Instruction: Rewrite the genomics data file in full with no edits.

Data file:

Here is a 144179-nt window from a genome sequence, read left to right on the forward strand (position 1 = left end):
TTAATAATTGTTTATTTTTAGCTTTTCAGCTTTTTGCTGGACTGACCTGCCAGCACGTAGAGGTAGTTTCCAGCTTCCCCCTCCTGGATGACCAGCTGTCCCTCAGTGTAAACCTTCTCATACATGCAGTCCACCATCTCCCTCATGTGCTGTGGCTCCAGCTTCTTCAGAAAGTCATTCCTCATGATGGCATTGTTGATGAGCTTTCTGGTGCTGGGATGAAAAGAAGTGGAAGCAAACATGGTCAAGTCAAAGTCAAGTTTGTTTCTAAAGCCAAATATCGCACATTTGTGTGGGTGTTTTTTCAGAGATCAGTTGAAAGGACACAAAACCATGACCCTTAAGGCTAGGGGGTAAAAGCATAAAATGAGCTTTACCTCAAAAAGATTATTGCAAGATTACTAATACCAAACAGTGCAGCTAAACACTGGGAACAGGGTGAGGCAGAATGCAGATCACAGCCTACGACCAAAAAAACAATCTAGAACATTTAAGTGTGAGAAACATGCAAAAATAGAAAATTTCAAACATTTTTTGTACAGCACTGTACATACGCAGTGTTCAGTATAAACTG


Here is a 144179-nt window from a genome sequence, read left to right on the forward strand (position 1 = left end):
TTAATAATTGTTTATTTTTAGCTTTTCAGCTTTTTGCTGGACTGACCTGCCAGCACGTAGAGGTAGTTTCCAGCTTCCCCCTCCTGGATGACCAGCTGTCCCTCAGTGTAAACCTTCTCATACATGCAGTCCACCATCTCCCTCATGTGCTGTGGCTCCAGCTTCTTCAGAAAGTCATTCCTCATGATGGCATTGTTGATGAGCTTTCTGGTGCTGGGATGAAAAGAAGTGGAAGCAAACATGGTCAAGTCAAAGTCAAGTTTGTTTCTAAAGCCAAATATCGCACATTTGTGTGGGTGTTTTTTCAGAGATCAGTTGAAAGGACACAAAACCATGACCCTTAAGGCTAGGGGGTAAAAGCATAAAATGAGCTTTACCTCAAAAAGATTATTGCAAGATTACTAATACCAAACAGTGCAGCTAAACACTGGGAACAGGGTGAGGCAGAATGCAGATCACAGCCTACGACCAAAAAAACAATCTAGAACATTTAAGTGTGAGAAACATGCAAAAATAGAAAATTTCAAACATTTTTTGTACAGCACTGTACATACGCAGTGTTCAGTATAAACTG